By Colleen Cappon, ,
Published October 28, 2015
Scientists have discovered a new type of technology that senses compounds in exhaled breath that can be used as a screening tool to detect stomach cancer.
The study, published Monday in the BMJ journal Gut, suggests that the technology, called nanoarray analysis, is not only a test to diagnose stomach cancer, but also to monitor those who are at a high risk of developing the disease.
According to the American Cancer Society, the five-year survival rate of all people with stomach cancer is about 28 percent. This statistic reflects the fact that most people with stomach cancer are diagnosed after the cancer has already spread to other parts of the body. If it is found before it has spread outside the stomach, the five-year survival rate is significantly higher at 64 percent. Currently, there is no effective, non-invasive screening test for early detection of gastric cancer.
Researchers at Russell Berrie Nanotechnology Institute in Israel collected breath samples from nearly 500 people, including 99 who had been diagnosed with stomach cancer, but had not yet received any treatment. Samples subjected to nanoarray analysis combined with pattern recognition identified varying levels of different compounds in the ‘breath prints.’ These levels accurately distinguished between the different pre-cancerous stages, determining patients at low and high risk of developing gastric cancer. Results were consistent regardless of other influential factors like age, alcohol intake and use of stomach acid suppressant drugs.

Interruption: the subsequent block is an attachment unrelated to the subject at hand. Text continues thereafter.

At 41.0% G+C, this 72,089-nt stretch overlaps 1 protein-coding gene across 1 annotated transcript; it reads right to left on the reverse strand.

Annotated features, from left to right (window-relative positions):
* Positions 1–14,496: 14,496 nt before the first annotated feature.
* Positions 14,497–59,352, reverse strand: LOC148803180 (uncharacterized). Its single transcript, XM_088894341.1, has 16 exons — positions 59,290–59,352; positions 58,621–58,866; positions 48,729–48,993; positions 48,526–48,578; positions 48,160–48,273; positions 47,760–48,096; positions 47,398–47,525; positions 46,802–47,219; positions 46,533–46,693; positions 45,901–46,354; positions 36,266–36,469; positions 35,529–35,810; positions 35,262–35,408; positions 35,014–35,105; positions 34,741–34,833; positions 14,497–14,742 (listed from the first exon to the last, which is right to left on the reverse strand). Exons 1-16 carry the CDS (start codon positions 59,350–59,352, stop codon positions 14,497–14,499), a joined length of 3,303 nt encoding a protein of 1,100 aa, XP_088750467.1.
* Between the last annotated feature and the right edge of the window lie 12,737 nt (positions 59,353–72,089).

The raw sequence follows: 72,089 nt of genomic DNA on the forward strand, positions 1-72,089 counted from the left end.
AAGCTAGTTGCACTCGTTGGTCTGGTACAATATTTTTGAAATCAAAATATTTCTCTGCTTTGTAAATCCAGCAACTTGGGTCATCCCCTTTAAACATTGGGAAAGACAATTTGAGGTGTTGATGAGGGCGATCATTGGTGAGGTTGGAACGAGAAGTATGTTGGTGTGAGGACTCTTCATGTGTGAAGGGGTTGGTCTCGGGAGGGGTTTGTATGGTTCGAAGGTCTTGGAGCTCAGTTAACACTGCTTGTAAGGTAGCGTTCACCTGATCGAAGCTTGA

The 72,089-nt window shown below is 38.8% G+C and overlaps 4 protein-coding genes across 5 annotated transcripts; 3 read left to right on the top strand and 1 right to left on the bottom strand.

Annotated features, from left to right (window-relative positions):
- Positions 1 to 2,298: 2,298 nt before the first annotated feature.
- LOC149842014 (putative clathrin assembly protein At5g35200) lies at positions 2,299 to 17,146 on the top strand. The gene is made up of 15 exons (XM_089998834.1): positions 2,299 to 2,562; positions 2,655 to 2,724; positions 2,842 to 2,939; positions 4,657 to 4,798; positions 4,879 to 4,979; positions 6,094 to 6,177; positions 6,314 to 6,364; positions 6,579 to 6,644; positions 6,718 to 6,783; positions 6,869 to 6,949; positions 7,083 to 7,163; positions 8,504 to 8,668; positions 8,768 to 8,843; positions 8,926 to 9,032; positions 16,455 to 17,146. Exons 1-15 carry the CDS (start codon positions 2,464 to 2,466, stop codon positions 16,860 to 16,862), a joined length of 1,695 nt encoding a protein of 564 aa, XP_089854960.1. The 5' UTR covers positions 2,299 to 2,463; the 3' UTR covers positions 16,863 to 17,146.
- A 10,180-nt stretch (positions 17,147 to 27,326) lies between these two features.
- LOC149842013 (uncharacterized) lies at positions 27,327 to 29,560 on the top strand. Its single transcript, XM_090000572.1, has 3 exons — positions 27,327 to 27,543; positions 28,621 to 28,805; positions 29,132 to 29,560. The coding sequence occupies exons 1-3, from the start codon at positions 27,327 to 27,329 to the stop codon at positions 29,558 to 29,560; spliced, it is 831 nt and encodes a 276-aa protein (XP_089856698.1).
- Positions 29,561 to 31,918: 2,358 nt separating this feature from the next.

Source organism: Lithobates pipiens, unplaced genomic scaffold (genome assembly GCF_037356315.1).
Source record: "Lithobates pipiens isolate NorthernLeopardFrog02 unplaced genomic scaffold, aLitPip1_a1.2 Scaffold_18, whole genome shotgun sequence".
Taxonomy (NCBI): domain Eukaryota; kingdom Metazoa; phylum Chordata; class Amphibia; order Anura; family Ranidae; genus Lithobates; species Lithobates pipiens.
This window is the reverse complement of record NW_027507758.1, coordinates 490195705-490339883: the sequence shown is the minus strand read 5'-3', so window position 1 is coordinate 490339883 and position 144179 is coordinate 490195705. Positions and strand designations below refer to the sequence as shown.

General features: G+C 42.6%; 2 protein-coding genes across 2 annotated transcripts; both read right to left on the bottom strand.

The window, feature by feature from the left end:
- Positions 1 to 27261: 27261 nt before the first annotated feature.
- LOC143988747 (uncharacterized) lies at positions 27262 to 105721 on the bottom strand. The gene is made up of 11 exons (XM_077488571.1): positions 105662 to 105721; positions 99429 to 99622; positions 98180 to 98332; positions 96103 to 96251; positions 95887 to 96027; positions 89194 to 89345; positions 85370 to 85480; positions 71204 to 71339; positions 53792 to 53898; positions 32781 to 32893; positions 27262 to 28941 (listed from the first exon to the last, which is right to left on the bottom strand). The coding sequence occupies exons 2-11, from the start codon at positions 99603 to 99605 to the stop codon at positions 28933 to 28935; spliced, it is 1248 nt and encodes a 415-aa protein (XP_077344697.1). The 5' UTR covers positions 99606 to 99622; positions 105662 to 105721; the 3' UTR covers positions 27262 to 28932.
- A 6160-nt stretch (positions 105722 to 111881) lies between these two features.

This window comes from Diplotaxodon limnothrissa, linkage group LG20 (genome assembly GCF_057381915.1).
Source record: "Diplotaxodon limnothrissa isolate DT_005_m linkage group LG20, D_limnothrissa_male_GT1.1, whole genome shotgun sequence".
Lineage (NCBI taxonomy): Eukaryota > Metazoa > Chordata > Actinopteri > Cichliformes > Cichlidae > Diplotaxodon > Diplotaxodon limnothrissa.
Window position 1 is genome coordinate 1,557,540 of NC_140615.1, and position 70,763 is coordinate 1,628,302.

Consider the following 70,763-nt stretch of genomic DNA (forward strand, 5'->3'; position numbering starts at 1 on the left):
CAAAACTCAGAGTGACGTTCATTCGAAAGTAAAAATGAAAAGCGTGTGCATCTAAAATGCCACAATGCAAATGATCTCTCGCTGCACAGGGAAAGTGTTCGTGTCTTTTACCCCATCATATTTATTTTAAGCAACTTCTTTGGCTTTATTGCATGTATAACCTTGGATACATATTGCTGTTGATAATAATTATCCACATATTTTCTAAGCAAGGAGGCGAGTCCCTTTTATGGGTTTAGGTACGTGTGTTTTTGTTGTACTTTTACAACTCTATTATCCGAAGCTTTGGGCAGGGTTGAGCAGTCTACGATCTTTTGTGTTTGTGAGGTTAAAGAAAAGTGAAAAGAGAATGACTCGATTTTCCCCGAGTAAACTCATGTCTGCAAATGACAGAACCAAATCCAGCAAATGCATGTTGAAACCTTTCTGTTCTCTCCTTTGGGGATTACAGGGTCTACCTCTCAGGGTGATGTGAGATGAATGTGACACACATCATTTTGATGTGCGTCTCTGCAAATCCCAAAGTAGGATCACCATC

Another type of technology called GCMS that was previously considered for stomach cancer screening is very costly and requires lengthy processing and significant expertise to conduct, researchers noted. Nanoarray analysis is highly accurate and offers a much cheaper and simpler process, they added.
Study researcher Hossam Haick, a professor in the department of chemical engineering at the Russell Berrie Nanotechnology Institute in Israel, told FoxNews.com the test would avoid unnecessary endoscopies, and would enable any progression to cancer or signs of disease recurrence to be monitored.
“The attractiveness of this test lies in its non-invasiveness, ease of use, rapid predictiveness, insensitivity to confounding factors and potentially low cost,” Haick said.
Currently, a major study on thousands of patients, including those with stomach cancer or pre-cancerous changes, is currently under way in Europe and will be conducted during the coming years in multiple centers, allowing this approach to be validated in clinical settings.
“Our future vision suggests the breath test as a follow-up tool for surveillance of high-risk patients. The breath test could be used for monitoring, to identify those progressing to cancer or more advanced lesions,” he said.
Haick added that the test could also be used for timely identification of stomach cancer recurrence following initially successful therapy.